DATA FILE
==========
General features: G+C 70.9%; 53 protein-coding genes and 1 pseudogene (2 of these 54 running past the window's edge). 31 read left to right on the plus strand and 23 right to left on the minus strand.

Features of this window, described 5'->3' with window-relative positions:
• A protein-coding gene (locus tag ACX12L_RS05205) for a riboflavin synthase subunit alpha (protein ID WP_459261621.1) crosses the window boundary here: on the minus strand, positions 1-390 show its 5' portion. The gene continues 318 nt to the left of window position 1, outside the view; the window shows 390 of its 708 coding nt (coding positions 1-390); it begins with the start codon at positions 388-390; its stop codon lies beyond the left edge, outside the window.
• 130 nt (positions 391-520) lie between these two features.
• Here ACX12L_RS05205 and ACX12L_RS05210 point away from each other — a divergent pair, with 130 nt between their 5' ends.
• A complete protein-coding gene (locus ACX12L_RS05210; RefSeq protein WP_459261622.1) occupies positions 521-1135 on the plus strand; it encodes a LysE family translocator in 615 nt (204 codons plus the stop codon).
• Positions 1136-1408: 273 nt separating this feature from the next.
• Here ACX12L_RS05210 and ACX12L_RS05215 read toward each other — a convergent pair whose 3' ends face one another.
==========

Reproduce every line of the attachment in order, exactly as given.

General features: G+C 70.9%; 53 protein-coding genes and 1 pseudogene (2 of these 54 running past the window's edge). 31 read left to right on the plus strand and 23 right to left on the minus strand.

Features of this window, described 5'->3' with window-relative positions:
• A protein-coding gene (locus tag ACX12L_RS05205) for a riboflavin synthase subunit alpha (protein ID WP_459261621.1) crosses the window boundary here: on the minus strand, positions 1-390 show its 5' portion. The gene continues 318 nt to the left of window position 1, outside the view; the window shows 390 of its 708 coding nt (coding positions 1-390); it begins with the start codon at positions 388-390; its stop codon lies beyond the left edge, outside the window.
• 130 nt (positions 391-520) lie between these two features.
• Here ACX12L_RS05205 and ACX12L_RS05210 point away from each other — a divergent pair, with 130 nt between their 5' ends.
• A complete protein-coding gene (locus ACX12L_RS05210; RefSeq protein WP_459261622.1) occupies positions 521-1135 on the plus strand; it encodes a LysE family translocator in 615 nt (204 codons plus the stop codon).
• Positions 1136-1408: 273 nt separating this feature from the next.
• Here ACX12L_RS05210 and ACX12L_RS05215 read toward each other — a convergent pair whose 3' ends face one another.